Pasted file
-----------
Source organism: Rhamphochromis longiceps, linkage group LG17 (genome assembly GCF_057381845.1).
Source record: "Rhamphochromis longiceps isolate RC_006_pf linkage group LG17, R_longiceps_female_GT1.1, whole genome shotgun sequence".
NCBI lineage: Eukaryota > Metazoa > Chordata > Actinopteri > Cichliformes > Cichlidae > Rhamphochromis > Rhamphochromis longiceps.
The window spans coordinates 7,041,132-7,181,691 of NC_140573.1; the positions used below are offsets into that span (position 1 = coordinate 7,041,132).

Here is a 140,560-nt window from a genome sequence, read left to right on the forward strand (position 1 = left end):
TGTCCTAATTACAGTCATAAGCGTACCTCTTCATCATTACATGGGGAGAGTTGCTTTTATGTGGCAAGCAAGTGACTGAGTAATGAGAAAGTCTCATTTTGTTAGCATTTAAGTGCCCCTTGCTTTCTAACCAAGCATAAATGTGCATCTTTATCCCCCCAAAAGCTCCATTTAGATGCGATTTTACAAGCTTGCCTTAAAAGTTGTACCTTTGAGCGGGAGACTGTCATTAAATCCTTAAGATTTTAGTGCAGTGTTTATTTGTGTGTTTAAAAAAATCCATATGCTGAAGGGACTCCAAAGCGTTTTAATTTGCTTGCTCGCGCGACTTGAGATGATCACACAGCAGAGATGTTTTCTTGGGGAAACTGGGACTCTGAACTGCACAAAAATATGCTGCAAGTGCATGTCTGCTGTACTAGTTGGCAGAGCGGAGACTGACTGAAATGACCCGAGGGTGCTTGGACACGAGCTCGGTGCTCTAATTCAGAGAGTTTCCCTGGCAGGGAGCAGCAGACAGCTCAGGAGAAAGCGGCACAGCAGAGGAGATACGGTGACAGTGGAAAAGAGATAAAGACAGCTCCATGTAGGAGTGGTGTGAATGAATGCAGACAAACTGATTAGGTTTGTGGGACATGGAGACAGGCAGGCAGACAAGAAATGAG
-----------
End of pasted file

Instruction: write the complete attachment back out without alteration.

Source organism: Rhamphochromis longiceps, linkage group LG17 (genome assembly GCF_057381845.1).
Source record: "Rhamphochromis longiceps isolate RC_006_pf linkage group LG17, R_longiceps_female_GT1.1, whole genome shotgun sequence".
NCBI lineage: Eukaryota > Metazoa > Chordata > Actinopteri > Cichliformes > Cichlidae > Rhamphochromis > Rhamphochromis longiceps.
The window spans coordinates 7,041,132-7,181,691 of NC_140573.1; the positions used below are offsets into that span (position 1 = coordinate 7,041,132).

Here is a 140,560-nt window from a genome sequence, read left to right on the forward strand (position 1 = left end):
TGTCCTAATTACAGTCATAAGCGTACCTCTTCATCATTACATGGGGAGAGTTGCTTTTATGTGGCAAGCAAGTGACTGAGTAATGAGAAAGTCTCATTTTGTTAGCATTTAAGTGCCCCTTGCTTTCTAACCAAGCATAAATGTGCATCTTTATCCCCCCAAAAGCTCCATTTAGATGCGATTTTACAAGCTTGCCTTAAAAGTTGTACCTTTGAGCGGGAGACTGTCATTAAATCCTTAAGATTTTAGTGCAGTGTTTATTTGTGTGTTTAAAAAAATCCATATGCTGAAGGGACTCCAAAGCGTTTTAATTTGCTTGCTCGCGCGACTTGAGATGATCACACAGCAGAGATGTTTTCTTGGGGAAACTGGGACTCTGAACTGCACAAAAATATGCTGCAAGTGCATGTCTGCTGTACTAGTTGGCAGAGCGGAGACTGACTGAAATGACCCGAGGGTGCTTGGACACGAGCTCGGTGCTCTAATTCAGAGAGTTTCCCTGGCAGGGAGCAGCAGACAGCTCAGGAGAAAGCGGCACAGCAGAGGAGATACGGTGACAGTGGAAAAGAGATAAAGACAGCTCCATGTAGGAGTGGTGTGAATGAATGCAGACAAACTGATTAGGTTTGTGGGACATGGAGACAGGCAGGCAGACAAGAAATGAG